Monday, June 22, 2009

    The Role of the CTO & CIO in Cloud Computing

    Via Latest News from Cloudonomics Journal:

    Recently I asked a question on twitter, one I figured would stir up some debate. (Which was the point) The question was "Does the CTO matter any more with the rise of Cloud Computing or is it all about the CIO with data reigning supreme?"

    As the founder of a cloud software company, I am the self imposed CTO. I have no formal CTO training other then a passion for emerging technology. In a company full of PHd's, I have probably the least technical credentials with no formal post secondary education. As a CTO I view my job as the technical leader. My job is to stay ahead of the curve, spotting trends or even sometimes helping to create the trends based on what I see as a continued evolution occurring in computing. In this new information driven world, ideas have become the new currency and in this, I see my role as not only the technical leader but also the creative leader. I continually try to educate myself on the various emerging technologies with an eye toward their practical implementation within either our cloud software platform or within our customers infrastructures.

    For me thought leadership is also a very important aspect of my job. For example, this very blog, is a way for me to publicly think through various concepts with a kind of public peer review.

    I do admit, the job of a CTO can greatly vary depending on your company size and the market segment. Like any executive job role there is room for a standard deviation within it's definition. Most will agree there is no common definition of a CTO or it's responsibilities, apart from that of acting as the senior-most technologist in an organization. The role can also greatly vary depending on the type of work, industry or market segment of the organization. More over a CTO can be thought of as a "Jack of all technical trades" and possibly a master of some.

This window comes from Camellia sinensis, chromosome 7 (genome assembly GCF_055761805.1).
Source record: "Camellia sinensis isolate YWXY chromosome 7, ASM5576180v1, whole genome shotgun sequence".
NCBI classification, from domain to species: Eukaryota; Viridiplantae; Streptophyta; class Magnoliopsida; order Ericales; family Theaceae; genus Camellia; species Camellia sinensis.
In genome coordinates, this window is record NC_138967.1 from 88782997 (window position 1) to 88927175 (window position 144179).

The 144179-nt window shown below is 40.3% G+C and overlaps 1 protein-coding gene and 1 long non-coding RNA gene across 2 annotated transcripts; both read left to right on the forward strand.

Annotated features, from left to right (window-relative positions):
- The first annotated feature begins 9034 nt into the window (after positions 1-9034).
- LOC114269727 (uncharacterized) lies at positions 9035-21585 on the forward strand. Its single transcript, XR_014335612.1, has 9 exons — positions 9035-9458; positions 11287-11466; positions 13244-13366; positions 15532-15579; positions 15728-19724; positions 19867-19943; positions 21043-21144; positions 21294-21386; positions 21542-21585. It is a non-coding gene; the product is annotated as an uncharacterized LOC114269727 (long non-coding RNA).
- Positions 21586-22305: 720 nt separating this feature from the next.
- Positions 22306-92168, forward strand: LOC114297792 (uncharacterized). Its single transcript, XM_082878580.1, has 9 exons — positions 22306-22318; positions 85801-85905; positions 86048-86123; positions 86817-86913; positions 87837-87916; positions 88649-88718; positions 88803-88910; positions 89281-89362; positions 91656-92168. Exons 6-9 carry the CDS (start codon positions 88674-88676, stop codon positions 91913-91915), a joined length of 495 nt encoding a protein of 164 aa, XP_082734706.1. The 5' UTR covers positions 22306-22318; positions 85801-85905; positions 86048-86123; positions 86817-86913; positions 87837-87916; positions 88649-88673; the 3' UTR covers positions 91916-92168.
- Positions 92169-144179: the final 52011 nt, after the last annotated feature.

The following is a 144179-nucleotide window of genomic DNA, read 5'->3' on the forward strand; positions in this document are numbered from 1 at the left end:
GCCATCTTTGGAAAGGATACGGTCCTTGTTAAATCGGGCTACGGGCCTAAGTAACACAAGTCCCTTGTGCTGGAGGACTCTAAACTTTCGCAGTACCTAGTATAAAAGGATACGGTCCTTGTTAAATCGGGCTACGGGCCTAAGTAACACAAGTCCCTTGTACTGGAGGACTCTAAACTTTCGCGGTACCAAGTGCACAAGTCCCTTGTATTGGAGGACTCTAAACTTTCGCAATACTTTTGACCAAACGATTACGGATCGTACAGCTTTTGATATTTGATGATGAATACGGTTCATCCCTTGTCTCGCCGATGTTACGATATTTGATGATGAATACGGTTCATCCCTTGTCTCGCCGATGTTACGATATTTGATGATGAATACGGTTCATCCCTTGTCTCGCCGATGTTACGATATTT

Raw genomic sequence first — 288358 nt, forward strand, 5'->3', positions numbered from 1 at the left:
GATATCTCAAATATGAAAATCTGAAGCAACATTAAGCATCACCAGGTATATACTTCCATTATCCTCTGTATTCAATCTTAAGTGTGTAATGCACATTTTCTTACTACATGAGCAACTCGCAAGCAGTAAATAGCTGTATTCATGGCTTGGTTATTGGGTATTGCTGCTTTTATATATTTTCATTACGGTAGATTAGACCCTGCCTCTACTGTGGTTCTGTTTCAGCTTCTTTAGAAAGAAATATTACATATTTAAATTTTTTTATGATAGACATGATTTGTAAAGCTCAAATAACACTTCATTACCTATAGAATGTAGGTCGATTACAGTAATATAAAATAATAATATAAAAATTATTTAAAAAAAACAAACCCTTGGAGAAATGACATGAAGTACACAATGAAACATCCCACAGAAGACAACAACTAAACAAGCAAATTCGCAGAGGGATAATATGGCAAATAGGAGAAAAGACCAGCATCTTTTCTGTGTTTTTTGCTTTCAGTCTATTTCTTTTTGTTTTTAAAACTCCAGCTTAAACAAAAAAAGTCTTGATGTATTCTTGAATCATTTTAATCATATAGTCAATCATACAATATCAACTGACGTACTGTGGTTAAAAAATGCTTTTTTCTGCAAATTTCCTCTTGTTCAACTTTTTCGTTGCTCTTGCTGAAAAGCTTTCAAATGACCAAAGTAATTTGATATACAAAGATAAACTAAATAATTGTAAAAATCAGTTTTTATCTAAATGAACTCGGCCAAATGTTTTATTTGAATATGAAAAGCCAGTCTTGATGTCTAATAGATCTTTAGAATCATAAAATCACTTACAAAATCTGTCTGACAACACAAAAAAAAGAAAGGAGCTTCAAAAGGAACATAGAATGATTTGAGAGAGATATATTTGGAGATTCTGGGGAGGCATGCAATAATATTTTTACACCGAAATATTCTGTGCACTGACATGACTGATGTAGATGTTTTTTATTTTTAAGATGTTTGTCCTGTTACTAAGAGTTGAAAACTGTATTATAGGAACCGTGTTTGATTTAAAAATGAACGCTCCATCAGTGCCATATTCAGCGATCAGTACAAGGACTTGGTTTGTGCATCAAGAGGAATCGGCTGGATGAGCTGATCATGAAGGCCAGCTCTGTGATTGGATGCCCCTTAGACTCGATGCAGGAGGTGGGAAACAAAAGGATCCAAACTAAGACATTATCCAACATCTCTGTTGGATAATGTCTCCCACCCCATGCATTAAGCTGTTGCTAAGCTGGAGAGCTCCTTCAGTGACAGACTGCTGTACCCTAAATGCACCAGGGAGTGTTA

I found the follow excerpt on wikipedia contrasting the differences of a CIO Vs CTO particularly insightful, "The focus of a CTO may be contrasted with that of a CIO in that, whereas a CIO is predisposed to solve problems by acquiring and adapting ready-made technologies, a CTO is predisposed to solve problems by developing new technologies. In practice, each will typically blend both approaches."

    "In an enterprise whose primary technology concerns are addressable by ready-made technologies, a CIO might be the primary representative of technology issues at the executive level. In an enterprise whose primary technology concerns are addressed by developing new technologies, or the general strategic exploitation of intellectual property held by the company, a CTO might be the primary representative of these concerns at the executive level."

    "A CTO is focused on technology needed for products and technology sold to clients where a CIO is an internal facing job focused on technology to run the company and maintaining the platform to run services to sell to clients."

    So basically a CTO is in charge of technology whether a phone system, security system, storage system or anything that has a technological aspect. In contrast the CIO leads the management of data / information and how it's utilized.

    With the rise of cloud computing the role of the CIO is quickly becoming one of the most important jobs in any well manged business. Information has become a disruptive tool and defining the information architecture while assuring a near realtime access to an ever expanding world of data will be the key metric in which successful and competitive businesses are measured. I won't go as far as saying the role of the CTO is becoming less important, but the role of the CIO is certainly more important then ever before and this is especially true of most modern data driven companies.

    I believe we are in the midst of a realtime information revolution. No longer can we sit back and analyze what happened yesterday, we must focus on what is happening now or even what will happen tomorrow. Those companies who have the most efficient access to a realtime data stream will dominate and the CIO not the CTO will be the person who will have the most influence in bringing about this coming corporate information revolution.

    The new generation of cloud-development platforms

    Via The Wisdom of Clouds:

    Software development "in the cloud" has been one of the really interesting developments to come out of the cloud computing market so far. While many early players, such as Zimky and Coghead died on the vine, there is a pretty robust Platform as a Service (or "PaaS") market out there today, with Google App Engine taking the most visible lead, and a pretty solid stable of Ruby on Rails-based hosting providers telling a compelling story of their own.

    Such success is driving some new players to seek the spotlight, however. I wanted to highlight two that I found most interesting. They are very different from one another, but those differences highlight the breadth of opportunity that remains in the PaaS market.